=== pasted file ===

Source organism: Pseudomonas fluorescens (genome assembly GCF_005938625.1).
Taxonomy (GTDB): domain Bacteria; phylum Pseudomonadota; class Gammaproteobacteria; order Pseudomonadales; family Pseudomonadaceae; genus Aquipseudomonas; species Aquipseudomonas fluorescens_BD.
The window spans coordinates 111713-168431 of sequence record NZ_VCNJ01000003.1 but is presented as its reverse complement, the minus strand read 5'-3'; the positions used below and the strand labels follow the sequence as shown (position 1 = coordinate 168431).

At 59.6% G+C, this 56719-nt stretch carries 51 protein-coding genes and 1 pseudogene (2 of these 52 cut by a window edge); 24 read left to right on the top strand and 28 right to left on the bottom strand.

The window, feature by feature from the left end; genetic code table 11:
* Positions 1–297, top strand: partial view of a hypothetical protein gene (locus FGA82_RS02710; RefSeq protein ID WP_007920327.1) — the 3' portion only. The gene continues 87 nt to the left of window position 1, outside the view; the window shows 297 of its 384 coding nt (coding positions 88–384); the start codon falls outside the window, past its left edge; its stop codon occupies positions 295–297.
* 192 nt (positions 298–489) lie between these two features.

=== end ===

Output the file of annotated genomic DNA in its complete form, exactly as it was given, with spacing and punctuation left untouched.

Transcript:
Source organism: Pseudomonas fluorescens (genome assembly GCF_005938625.1).
Taxonomy (GTDB): domain Bacteria; phylum Pseudomonadota; class Gammaproteobacteria; order Pseudomonadales; family Pseudomonadaceae; genus Aquipseudomonas; species Aquipseudomonas fluorescens_BD.
The window spans coordinates 111713-168431 of sequence record NZ_VCNJ01000003.1 but is presented as its reverse complement, the minus strand read 5'-3'; the positions used below and the strand labels follow the sequence as shown (position 1 = coordinate 168431).

At 59.6% G+C, this 56719-nt stretch carries 51 protein-coding genes and 1 pseudogene (2 of these 52 cut by a window edge); 24 read left to right on the top strand and 28 right to left on the bottom strand.

The window, feature by feature from the left end; genetic code table 11:
* Positions 1–297, top strand: partial view of a hypothetical protein gene (locus FGA82_RS02710; RefSeq protein ID WP_007920327.1) — the 3' portion only. The gene continues 87 nt to the left of window position 1, outside the view; the window shows 297 of its 384 coding nt (coding positions 88–384); the start codon falls outside the window, past its left edge; its stop codon occupies positions 295–297.
* 192 nt (positions 298–489) lie between these two features.